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Dell introduces "5K" 4K Ultrawide Monitor

4 hours ago, Brooksie359 said:

Yeah that makes zero sense. 4k ultrawide makes way more sense for this monitor as it would be simply an ultrawide version of a 4k monitor while if it is called a 5k ultrawide monitor people would fail to realize it is still the same vertical pixel count as a 4k monitor. Maybe it would be simpler if they called it a 2160p ultrawide. 

2160p ultrawide is more characters than 5120x2160, I guess seeing 8 digits at once is scary to non-tech people, but that's really the way to do it, any other will be more confusing.

Glorious screen, I'd love to have one.

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For reference, Dell's previous 5k monitor (UP2715K) had a resolution of 5120x2880 - 33% taller than whatever this is.

 

IMO: If 5120x2880 was 5k, then this monitor clearly isn't and is therefore a 4k ultrawide. But if this new 5120x2160 resolution is 5k, then wtf was that old monitor classed as? 5k ultratall?

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2 hours ago, Loote said:

2160p ultrawide is more characters than 5120x2160, I guess seeing 8 digits at once is scary to non-tech people, but that's really the way to do it, any other will be more confusing.

Glorious screen, I'd love to have one.

Yeah it is a predicament because basically all screen resolutions had been named after their vertical pixel count and then they went and switched the naming when they went to 4k which is based on horizontal pixel count. It probably would be much simpler to simply state both the vertical and horizontal pixel count and call it a day.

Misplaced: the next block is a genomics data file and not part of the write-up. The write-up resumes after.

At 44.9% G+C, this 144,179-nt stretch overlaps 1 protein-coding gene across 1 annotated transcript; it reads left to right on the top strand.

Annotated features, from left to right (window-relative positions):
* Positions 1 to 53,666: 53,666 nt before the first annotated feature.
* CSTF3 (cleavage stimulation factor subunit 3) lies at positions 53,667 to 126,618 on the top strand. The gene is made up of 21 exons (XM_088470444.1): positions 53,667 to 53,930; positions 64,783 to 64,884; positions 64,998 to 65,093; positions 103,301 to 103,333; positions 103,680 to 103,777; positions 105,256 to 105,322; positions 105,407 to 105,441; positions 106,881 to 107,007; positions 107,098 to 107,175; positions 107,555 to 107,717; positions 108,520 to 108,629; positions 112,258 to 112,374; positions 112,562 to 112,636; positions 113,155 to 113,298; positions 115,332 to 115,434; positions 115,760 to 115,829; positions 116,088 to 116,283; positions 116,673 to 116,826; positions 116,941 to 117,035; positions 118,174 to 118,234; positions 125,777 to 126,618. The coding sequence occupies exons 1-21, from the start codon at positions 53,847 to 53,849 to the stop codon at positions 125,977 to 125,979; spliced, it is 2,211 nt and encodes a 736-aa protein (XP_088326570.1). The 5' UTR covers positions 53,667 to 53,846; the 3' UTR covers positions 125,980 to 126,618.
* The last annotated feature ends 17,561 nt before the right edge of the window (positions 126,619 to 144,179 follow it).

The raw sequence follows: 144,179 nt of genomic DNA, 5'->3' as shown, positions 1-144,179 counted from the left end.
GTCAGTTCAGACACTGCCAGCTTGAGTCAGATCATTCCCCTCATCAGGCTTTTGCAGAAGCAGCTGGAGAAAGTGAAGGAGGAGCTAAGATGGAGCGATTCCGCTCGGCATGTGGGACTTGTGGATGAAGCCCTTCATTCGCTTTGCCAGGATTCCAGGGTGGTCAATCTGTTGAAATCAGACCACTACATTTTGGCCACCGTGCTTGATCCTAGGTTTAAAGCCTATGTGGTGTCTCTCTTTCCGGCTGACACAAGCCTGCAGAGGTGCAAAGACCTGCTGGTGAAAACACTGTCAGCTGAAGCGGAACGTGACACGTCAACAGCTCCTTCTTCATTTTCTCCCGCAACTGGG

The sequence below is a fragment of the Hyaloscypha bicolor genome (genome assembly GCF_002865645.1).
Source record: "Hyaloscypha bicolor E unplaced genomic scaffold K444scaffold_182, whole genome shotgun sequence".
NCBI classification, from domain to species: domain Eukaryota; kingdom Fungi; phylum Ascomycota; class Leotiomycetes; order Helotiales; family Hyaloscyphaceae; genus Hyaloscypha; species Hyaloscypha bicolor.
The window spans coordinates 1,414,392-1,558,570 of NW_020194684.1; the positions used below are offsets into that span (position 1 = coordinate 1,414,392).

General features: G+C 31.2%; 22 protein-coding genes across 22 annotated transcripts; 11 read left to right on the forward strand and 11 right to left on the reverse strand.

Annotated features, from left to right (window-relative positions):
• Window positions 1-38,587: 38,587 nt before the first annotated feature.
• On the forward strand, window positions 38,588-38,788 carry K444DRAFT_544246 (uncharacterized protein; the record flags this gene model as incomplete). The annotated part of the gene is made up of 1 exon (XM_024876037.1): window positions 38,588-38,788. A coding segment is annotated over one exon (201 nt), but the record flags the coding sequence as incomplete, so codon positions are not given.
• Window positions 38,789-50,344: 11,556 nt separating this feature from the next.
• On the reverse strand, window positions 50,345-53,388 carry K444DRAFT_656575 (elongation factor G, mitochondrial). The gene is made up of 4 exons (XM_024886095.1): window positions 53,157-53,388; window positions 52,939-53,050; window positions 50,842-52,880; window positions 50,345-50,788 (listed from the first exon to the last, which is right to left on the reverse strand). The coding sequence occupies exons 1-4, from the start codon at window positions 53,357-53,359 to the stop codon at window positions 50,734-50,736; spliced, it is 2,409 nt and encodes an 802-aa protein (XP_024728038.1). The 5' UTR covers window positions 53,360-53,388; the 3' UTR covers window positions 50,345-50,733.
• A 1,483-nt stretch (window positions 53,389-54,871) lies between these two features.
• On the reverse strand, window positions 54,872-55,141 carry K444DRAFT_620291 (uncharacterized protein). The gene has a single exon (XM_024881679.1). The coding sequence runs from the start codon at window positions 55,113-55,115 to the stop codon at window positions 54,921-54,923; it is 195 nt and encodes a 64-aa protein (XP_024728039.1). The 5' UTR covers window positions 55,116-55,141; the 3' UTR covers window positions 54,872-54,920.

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On 1/6/2021 at 4:51 PM, Tamius Han said:

Actually, that's exactly how it works. It's not called 4K because it's 2160px tall, it's called 4K because it's about 4000 pixels wide, give or take (but mostly take) a few pixels — and 3840 is kinda 4000 if you squint a little and start rounding.

I always thought 4K means "4 times the pixels of a full HD screen", so you double each dimension of a 1920x1080 screen. Naming resolutions by either horizontal or vertical dimension does not make a lot of sense IMHO as the other dimension can vary greatly and therefore the actual amount of pixels. Relating it to the vertical amount of pixels makes sense as long as this guarantees a certain minimum aspect ratio. Under that assumption, I'd say we have Full HD - 1080px, 1440p - 1440px and 4K - 2160px minimum vertical pixels to be called such.

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1 hour ago, Dracarris said:

I always thought 4K means "4 times the pixels of a full HD screen", so you double each dimension of a 1920x1080 screen. Naming resolutions by either horizontal or vertical dimension does not make a lot of sense IMHO as the other dimension can vary greatly and therefore the actual amount of pixels. Relating it to the vertical amount of pixels makes sense as long as this guarantees a certain minimum aspect ratio. Under that assumption, I'd say we have Full HD - 1080px, 1440p - 1440px and 4K - 2160px minimum vertical pixels to be called such.

It only makes sense when other dimension is predictable. 1080p always meant 1920x1080. 1440p always meant 2560x1440. However, you can have 2560x1080 in some weird wide variant which is still 1080p but not quite 1080p that most have in mind...

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20 minutes ago, RejZoR said:

It only makes sense when other dimension is predictable. 1080p always meant 1920x1080. 1440p always meant 2560x1440. However, you can have 2560x1080 in some weird wide variant which is still 1080p but not quite 1080p that most have in mind...

I agree. So 3840x2160 should be the minimum to be called 4K. Anything with a higher horizontal resolution can then be wide-4K or ultrawide-4K, same goes for the respective 1440p resolutions.